Thu | Sep 28, 2023

PM urges Jamaicans to take precautions as hurricane season begins

Published:Friday | June 2, 2023 | 2:47 PM
Prime Minister Andrew Holness addressing the National Disaster Risk Management Council meeting at the Spanish Court Hotel in New Kingston on June 1. Seated at the head table are Minister of Local Government and Community Development, Desmond McKenzie (right) and Permanent Secretary in the Ministry, Marsha Henry Martin. - Contributed photo.

With the 2023 Atlantic Hurricane Season now under way, Prime Minister Andrew Holness is urging Jamaicans to take the necessary precautions to protect life and property.

He said that persons should listen for and adhere to warnings issued by the relevant authorities and ensure that they are accessing information from credible sources.

“More and more, the infodemic is becoming a major challenge… . You have to manage the information that you consume, because if you consume the wrong information, it could mean your life,” he pointed out.

The Prime Minister was addressing a National Disaster Risk Management Council Meeting on Thursday at the Spanish Court Hotel in New Kingston.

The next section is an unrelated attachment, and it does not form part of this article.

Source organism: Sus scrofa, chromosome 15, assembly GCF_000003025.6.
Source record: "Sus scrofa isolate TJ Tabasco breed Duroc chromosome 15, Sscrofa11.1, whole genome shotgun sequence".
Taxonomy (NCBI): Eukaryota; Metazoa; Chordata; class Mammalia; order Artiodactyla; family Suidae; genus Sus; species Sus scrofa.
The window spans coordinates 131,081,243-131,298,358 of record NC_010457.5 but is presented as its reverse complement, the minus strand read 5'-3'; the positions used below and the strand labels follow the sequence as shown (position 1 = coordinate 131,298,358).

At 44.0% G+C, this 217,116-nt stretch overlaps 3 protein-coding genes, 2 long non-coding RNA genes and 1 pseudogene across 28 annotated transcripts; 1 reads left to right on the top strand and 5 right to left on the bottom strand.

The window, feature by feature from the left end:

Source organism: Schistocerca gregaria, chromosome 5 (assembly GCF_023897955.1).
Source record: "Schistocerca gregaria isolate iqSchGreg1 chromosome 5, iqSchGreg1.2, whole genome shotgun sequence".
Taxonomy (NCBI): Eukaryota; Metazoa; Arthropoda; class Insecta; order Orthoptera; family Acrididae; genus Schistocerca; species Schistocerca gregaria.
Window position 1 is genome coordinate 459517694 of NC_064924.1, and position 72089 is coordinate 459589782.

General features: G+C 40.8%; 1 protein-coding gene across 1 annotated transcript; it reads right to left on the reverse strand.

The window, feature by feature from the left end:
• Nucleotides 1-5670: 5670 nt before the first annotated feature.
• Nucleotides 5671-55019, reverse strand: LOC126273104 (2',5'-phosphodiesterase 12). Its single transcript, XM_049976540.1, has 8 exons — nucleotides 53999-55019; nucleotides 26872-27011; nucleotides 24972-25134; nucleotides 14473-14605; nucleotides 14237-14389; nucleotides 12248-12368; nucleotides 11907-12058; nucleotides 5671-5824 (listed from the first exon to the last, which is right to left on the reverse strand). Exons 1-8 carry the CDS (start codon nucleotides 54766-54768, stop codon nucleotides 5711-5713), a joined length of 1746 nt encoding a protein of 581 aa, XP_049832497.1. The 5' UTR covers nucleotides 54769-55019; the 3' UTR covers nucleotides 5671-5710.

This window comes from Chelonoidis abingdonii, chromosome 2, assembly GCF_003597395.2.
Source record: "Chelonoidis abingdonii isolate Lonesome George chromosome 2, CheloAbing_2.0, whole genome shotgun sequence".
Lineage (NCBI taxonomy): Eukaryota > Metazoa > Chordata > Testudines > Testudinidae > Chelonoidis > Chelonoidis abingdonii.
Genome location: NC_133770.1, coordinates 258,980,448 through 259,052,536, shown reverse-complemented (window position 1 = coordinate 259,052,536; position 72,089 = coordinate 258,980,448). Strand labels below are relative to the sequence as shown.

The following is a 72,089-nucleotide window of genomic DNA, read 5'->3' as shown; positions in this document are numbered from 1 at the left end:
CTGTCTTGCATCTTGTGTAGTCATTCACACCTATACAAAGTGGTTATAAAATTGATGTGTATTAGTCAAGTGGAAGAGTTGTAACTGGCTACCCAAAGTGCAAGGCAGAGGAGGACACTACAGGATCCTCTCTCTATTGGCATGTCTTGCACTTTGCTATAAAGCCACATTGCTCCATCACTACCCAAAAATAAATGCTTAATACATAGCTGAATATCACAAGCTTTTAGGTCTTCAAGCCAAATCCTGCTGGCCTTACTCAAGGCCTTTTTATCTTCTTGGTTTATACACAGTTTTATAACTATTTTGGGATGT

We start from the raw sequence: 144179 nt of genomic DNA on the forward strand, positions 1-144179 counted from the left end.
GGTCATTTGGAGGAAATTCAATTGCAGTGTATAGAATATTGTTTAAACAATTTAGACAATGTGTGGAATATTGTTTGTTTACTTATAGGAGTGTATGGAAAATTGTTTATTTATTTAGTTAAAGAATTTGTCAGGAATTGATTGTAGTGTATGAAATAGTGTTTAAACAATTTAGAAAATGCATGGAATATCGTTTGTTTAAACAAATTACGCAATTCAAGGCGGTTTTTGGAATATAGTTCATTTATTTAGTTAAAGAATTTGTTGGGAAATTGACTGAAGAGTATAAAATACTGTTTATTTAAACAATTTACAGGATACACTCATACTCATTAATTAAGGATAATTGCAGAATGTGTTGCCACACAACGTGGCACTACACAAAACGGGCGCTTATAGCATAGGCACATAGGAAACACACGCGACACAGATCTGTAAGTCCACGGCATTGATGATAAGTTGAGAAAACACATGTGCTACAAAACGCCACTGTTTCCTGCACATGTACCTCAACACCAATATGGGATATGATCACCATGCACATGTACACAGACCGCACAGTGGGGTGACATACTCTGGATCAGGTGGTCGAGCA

The National Oceanic and Atmospheric Administration (NOAA) is forecasting a busy hurricane season with 12 to 17 named storms at winds of 39 miles per hour (mph) or higher.

Of those, five to nine could become hurricanes with winds of 74 mph or higher, including one to four major hurricanes at Category 3, 4 or 5, with winds of 111 mph or higher.

Meanwhile, the Prime Minister provided preparedness tips, including stocking up on simple first-aid supplies and medication and at least two days' supply of water and food that does not need cooking or refrigeration.

Holness also advises the trimming of trees with branches near to buildings or electrical lines, and the storage of important documents in plastic to prevent them from getting wet.

He is imploring persons who live in at-risk areas to be on alert and to relocate or visit a shelter when advised.

Holness said that Jamaica, like many Caribbean countries, is extremely vulnerable to natural disasters, noting that the human and economic costs are substantial.

“According to the International Monetary Fund (IMF), Jamaica's exposure to natural disasters ranks in the top 20 globally, and this is primarily due to our low-lying coastal zones, which is where most of our population exist and our five major fault lines,” the Prime Minister said.

Holness pointed out that the country has withstood approximately 40 natural disasters of a national scale between 1950 and 2017. These include hurricanes and storms, severe droughts, floods and epidemics.

- JIS News

Follow The Gleaner on Twitter and Instagram @JamaicaGleaner and on Facebook @GleanerJamaica. Send us a message on WhatsApp at 1-876-499-0169 or email us at or